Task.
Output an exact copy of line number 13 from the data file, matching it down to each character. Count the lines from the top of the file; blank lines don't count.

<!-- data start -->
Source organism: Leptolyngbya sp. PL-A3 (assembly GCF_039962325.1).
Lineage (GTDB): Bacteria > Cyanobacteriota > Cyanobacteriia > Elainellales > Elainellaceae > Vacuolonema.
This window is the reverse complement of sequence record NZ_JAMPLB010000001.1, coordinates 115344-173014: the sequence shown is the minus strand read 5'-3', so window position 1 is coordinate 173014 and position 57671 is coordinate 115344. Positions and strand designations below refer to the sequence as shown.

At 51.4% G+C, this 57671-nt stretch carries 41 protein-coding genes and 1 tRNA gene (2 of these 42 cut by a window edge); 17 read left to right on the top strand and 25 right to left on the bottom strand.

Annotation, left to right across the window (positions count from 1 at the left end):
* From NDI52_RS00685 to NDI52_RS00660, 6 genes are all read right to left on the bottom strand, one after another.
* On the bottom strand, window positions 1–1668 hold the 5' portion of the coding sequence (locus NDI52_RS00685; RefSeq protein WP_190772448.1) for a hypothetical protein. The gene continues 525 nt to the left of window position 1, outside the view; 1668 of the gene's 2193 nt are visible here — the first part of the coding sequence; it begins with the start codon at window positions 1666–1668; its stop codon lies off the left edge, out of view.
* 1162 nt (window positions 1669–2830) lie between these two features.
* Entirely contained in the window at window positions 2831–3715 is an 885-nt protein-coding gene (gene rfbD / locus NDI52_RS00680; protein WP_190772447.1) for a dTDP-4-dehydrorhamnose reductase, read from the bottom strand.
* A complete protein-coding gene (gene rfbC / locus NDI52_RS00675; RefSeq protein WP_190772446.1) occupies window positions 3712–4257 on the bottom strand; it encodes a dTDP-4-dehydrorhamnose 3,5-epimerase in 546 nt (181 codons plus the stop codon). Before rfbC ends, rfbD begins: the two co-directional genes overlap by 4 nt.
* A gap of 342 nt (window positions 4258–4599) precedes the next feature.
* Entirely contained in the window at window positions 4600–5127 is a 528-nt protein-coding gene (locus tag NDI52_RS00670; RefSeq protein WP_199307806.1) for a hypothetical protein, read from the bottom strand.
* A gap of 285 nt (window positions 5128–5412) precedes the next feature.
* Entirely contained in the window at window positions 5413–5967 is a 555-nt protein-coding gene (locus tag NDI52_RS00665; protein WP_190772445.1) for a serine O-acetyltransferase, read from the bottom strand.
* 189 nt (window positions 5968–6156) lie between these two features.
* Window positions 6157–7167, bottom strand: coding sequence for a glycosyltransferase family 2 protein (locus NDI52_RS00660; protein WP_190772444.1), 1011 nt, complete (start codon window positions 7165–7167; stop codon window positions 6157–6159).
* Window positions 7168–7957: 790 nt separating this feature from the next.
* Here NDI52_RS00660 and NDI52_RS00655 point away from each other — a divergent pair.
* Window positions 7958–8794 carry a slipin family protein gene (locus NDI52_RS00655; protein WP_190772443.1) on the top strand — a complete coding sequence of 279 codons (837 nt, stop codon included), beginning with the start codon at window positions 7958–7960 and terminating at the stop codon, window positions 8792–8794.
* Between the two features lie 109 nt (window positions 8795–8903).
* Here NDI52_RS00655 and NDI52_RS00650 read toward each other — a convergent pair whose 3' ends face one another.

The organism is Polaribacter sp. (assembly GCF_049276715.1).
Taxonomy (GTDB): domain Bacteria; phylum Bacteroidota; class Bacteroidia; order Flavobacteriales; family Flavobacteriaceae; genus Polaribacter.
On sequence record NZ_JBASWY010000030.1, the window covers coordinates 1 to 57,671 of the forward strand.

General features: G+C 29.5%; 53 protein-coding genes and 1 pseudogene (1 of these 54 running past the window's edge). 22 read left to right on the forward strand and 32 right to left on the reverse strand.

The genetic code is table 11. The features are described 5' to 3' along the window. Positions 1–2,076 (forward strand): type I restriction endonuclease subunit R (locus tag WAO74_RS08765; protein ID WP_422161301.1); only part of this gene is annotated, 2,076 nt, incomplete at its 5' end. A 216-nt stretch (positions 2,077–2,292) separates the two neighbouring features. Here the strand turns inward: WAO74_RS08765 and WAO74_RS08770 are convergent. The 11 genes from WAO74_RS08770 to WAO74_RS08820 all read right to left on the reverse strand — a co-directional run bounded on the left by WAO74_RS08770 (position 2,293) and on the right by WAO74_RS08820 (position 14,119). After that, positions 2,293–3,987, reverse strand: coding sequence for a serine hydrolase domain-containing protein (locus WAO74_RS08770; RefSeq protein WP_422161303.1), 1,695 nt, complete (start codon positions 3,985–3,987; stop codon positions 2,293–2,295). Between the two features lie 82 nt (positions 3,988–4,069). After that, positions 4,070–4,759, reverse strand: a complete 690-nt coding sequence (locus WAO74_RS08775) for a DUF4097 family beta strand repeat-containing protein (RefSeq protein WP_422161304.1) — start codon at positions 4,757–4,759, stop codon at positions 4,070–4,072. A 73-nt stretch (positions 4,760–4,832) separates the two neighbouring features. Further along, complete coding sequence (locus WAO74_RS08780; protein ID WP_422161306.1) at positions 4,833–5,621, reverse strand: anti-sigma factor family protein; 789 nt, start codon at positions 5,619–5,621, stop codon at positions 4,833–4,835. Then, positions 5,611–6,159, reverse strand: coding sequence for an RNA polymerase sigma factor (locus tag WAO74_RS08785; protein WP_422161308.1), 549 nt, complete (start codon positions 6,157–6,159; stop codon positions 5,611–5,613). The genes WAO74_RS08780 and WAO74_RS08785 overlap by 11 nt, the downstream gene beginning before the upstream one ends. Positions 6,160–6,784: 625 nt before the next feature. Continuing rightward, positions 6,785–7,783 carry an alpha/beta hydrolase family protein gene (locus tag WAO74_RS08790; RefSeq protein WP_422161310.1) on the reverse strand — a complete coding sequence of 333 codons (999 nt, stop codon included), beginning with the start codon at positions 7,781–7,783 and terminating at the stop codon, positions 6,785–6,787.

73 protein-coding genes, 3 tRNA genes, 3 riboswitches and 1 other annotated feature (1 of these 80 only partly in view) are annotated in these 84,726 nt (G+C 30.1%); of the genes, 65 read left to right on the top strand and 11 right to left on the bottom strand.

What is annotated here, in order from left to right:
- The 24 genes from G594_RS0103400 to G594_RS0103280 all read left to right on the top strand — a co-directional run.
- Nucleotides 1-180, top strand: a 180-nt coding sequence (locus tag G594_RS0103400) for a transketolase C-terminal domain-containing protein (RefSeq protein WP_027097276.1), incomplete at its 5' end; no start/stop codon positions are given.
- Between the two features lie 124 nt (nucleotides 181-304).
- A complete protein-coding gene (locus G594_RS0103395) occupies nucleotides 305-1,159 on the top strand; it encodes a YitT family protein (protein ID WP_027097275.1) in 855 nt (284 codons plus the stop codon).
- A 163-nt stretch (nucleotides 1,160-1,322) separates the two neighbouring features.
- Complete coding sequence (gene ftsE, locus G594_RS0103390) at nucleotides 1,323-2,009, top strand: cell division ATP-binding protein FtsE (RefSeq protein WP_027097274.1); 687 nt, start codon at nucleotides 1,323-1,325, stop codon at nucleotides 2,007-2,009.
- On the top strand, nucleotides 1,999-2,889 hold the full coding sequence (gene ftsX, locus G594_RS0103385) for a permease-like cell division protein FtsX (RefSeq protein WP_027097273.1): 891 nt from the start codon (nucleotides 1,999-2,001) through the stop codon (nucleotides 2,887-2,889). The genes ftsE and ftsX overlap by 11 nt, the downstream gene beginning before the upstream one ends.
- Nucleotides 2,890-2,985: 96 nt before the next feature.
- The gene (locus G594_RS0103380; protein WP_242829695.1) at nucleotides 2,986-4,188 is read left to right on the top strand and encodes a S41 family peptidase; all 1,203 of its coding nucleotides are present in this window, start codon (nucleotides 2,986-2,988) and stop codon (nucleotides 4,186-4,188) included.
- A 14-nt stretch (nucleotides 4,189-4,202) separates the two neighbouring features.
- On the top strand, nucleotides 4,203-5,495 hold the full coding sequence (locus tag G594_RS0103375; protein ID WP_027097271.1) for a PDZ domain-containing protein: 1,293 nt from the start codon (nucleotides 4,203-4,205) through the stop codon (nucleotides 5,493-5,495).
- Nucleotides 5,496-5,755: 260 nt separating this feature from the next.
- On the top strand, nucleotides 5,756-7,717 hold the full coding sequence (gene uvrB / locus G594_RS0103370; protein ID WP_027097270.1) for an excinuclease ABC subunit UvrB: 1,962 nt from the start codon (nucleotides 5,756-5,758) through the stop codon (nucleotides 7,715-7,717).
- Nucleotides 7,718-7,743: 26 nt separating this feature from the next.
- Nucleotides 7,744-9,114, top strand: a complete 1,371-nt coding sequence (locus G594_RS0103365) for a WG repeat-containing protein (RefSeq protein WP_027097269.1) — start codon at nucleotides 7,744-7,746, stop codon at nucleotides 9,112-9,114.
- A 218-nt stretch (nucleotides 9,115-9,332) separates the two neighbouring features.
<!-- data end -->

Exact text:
* A gap of 285 nt (window positions 5128–5412) precedes the next feature.